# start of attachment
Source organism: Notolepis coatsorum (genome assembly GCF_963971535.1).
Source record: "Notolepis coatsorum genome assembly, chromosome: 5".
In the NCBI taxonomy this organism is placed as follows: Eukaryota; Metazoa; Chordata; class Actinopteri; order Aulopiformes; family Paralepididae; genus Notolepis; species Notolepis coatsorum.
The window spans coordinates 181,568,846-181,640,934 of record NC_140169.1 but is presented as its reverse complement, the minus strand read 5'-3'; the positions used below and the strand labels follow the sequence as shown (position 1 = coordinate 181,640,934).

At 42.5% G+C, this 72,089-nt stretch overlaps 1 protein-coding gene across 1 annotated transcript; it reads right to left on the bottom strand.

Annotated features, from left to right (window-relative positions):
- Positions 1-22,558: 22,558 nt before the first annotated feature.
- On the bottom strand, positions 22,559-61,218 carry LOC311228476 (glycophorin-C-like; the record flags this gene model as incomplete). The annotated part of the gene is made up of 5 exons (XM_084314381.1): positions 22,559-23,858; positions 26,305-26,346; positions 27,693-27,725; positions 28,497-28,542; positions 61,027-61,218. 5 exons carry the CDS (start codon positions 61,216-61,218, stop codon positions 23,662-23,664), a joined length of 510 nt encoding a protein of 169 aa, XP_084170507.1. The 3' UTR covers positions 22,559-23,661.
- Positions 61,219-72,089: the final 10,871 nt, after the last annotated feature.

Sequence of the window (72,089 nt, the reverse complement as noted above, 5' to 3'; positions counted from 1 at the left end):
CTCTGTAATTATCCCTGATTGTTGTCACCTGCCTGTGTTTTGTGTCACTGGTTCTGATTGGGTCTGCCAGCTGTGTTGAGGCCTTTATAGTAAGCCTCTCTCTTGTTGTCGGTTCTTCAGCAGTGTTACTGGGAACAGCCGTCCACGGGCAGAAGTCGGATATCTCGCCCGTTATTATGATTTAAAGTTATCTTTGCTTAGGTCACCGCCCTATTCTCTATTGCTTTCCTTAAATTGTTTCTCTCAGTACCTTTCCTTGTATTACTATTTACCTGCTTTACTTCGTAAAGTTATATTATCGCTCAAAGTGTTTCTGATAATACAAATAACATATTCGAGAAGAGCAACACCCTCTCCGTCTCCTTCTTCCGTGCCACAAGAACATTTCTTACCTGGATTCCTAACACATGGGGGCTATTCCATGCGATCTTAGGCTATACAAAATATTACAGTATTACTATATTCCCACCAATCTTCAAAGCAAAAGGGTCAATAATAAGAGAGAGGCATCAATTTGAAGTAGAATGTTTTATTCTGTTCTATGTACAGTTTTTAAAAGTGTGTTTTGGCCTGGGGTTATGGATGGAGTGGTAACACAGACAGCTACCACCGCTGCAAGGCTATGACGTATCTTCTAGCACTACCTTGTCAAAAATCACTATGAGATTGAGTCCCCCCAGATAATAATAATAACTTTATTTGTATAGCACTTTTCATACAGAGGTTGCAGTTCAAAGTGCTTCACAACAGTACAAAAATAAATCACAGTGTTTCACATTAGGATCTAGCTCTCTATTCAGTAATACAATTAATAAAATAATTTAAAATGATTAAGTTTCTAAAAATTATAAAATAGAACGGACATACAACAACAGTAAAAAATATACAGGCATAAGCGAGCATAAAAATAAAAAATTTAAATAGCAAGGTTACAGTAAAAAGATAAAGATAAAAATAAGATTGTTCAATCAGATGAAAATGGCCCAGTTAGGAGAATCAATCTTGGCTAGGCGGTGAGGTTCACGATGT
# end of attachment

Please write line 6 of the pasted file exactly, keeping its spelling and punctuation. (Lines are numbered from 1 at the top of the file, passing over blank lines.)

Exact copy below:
Annotated features, from left to right (window-relative positions):